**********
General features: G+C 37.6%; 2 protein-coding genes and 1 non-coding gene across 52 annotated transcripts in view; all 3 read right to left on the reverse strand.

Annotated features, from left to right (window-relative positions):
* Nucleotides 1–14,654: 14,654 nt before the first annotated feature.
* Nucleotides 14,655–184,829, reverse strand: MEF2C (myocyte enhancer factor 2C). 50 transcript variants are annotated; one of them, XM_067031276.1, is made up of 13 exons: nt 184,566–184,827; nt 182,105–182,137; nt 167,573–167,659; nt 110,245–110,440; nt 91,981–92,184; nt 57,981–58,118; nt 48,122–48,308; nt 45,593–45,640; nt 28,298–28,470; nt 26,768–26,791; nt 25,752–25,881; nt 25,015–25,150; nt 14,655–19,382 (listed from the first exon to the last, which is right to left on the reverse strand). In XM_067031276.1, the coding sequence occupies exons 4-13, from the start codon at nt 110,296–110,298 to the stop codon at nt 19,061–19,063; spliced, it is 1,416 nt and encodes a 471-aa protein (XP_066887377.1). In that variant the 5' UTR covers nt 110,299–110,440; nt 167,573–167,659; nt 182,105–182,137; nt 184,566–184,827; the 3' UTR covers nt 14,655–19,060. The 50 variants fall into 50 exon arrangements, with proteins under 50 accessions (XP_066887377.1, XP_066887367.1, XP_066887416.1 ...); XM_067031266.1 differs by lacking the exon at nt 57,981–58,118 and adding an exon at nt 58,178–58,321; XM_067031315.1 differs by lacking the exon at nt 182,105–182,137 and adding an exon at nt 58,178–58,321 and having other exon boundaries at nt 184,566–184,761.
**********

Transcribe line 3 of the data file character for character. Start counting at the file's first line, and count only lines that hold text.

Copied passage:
* Nucleotides 1–14,654: 14,654 nt before the first annotated feature.